Sonos launches Sonos Radio, a free streaming radio service including artist and genre stations

Sonos has launched its first in-house music streaming offering: Sonos Radio, a digital streaming radio service that includes both existing radio stations from TuneIn and iHeartRadio, as well as its own original programming through three new products including two ad-free offerings and one ad-supported option.

The original streaming options from Sonos include Sonos Sound System; an ad-free single station hosted by Sonos itself, that will play “new and well-known” music, along with snippets of stories from artists about their music, as well as hours guest-hosted by select artists themselves. Sonos says this is all about mixing crowd-pleasers with the occasional song you might’ve missed, in a bid to create a single stream that will have broad appeal.

There’s also Artist Stations, which also don’t have any ads, and which are hand-curated by artists and feature a selection of songs they love or that have inspired them. The first such station, debuting with the Sonos Radio launch, is Thom Yorke’s ‘In the Absence Thereof…’, and there are more to follow in the “coming weeks,” including stations from Brittany Howard of Alabama Shakes, David Byrne and more.

The final component of the original Sonos streaming content is Sonos Stations, which include over 30 dedicated genre stations. These are also free, but are ad-supported, so you’ll hear the occasional promotional message throughout the stream, kind of like you get with Spotify’s free tier.

To date, Sonos has acted strictly as an integrator for the services of others, operating the platform layer to provide in-house, multi-room streaming via its Sonos speaker and audio equipment products. This marks its first foray into doing something on the services side, so it’s a big change. I asked about whether this signals further moves into streaming, including through a potential paid premium offering with on-demand content, which would more directly compete with some of its biggest partners including Apple, Google and Spotify, and Sonos Product Marketing Director Ryan Richards didn’t shut the door on that possibility.

“This is about lean-back listening, it’s about discovery,” he said. “There are a lot of options for active listening out there, too, and so what we’re really focused on is first and foremost making the best possible radio service for our customers. In the future, we’ll see how that changes, but that’s what we’re focused on now.”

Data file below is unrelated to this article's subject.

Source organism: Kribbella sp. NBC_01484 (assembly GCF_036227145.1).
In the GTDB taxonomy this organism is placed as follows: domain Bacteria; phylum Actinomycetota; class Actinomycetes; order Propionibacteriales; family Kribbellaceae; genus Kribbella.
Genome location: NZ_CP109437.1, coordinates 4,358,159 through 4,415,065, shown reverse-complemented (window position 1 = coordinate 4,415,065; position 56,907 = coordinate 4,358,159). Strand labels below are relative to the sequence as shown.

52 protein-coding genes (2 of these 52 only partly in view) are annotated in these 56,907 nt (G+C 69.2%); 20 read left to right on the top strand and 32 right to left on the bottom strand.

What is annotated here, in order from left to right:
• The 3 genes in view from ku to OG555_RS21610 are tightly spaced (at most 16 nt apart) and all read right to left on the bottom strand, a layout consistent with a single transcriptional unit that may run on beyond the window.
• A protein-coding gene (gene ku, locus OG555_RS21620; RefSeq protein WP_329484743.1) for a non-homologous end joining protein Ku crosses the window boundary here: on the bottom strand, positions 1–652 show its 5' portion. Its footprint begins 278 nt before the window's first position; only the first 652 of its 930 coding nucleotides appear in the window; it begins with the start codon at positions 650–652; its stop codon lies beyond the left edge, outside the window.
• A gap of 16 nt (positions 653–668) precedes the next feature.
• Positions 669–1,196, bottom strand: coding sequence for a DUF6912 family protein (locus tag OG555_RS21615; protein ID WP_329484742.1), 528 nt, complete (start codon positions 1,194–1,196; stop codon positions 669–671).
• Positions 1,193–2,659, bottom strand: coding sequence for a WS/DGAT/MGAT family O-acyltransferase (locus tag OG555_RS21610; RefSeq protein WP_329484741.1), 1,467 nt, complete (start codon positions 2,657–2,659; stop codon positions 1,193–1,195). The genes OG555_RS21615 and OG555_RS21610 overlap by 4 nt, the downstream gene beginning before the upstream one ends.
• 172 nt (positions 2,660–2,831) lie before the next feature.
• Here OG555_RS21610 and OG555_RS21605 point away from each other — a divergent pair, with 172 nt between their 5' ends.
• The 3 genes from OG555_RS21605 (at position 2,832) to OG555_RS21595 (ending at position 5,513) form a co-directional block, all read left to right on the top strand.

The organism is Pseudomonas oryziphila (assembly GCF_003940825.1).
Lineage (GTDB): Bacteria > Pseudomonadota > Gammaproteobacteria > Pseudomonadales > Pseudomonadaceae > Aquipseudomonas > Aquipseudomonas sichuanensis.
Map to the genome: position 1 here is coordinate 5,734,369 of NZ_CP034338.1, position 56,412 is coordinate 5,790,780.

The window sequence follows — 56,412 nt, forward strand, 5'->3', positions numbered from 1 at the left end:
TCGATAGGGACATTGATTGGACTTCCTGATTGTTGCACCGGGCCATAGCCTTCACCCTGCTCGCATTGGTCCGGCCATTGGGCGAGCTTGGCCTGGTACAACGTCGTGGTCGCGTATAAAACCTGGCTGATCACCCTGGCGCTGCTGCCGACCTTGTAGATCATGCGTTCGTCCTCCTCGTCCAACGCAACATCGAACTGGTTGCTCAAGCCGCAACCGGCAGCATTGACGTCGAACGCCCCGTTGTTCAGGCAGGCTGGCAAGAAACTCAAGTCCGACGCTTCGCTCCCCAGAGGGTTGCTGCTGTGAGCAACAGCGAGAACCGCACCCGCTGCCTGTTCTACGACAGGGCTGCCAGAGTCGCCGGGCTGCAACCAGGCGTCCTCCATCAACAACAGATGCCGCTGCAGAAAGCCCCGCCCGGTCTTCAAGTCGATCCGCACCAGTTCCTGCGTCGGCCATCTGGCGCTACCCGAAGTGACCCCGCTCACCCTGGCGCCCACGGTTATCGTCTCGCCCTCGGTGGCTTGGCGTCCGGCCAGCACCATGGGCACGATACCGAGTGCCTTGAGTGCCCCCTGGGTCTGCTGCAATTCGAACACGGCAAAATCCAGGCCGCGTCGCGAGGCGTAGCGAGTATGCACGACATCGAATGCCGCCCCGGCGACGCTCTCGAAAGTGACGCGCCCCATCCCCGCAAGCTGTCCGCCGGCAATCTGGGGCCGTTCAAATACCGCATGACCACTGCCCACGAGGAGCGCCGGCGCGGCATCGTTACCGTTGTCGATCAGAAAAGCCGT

At launch, the global radio option backed by iHeartRadio and TuneIn will be available globally, but Sonos Radio’s original products will only be available in the U.S., Canada, the U.K., Ireland and Australia, with the company planning to expand availability in future. Its in-house offerings are powered by a deal with Napster to use their streaming catalog, and Richards told me that that arrangement also bounds the availability of the services. Sonos is working on signing up additional streaming licensing partners for an expanded geographic footprint and catalogue size, however.

The new Sonos Radio features won’t be compatible with voice control via either Google Assistant or Amazon’s Alexa on Sonos hardware that supports that at launch, though Richards says the company is looking at adding that as a future feature update. Sonos also acquired a startup that built its own smart voice assistant last November, so that could potentially still result in another in-house offering to lessen its reliance on partners at some point in the future.

To get access, anyone with a Sonos system should see the new offering in their Sonos app via a software update available today.

Some sage security advice after Radiohead’s unreleased music hack

Bad news: Radiohead was hacked.

Last week, a hacker stole the band’s lead singer Thom Yorke’s private minidisk archive from the band’s third album and subsequent major worldwide hit, OK Computer. The hacker demanded for $150,000 or they’d release it to the public.

Stuck between a ransom and a hard place, Radiohead released the tapes themselves.

The recordings were “never intended for public consumption” and “only tangentially interesting,” the band said in a post on Facebook. But “instead of complaining – much – or ignoring it, we’re releasing all 18 hours on Bandcamp” in aid of Extinction Rebellion, a climate change group.

Until the end of the month, the stolen recordings will be available for £18 ($23).

There is, though, a lesson to be learned. Holding files for ransom is more common today than ever thanks to ransomware. The event isn’t too dissimilar from a ransomware event. Pay the ransom or lose your files — or worse, have them spread all over the internet. That’s a business’ worst nightmare. We’ve seen ransomware destroy the computer networks of some of the largest companies around the world, like Arizona Beverages, Norsk Hydro, and shipping giant Maersk. Ransomware is now a multi-billion dollar business, and it’s growing.

But in any ransom-type situation, the FBI has long told victims of ransomware to never pay. Security experts agree. Simply put, you run the risk of losing your files even if they pay the demand.

ProPublica recently found that even some of the largest ransomware recovery companies are quietly paying the ransom — and passing on the costs to the victim — with mixed results. In many cases, paying the demand failed to recover the files.

If there’s one takeaway from the Radiohead hack, it’s never pay the ransom. Better yet, plan for the worst and have a backup just in case.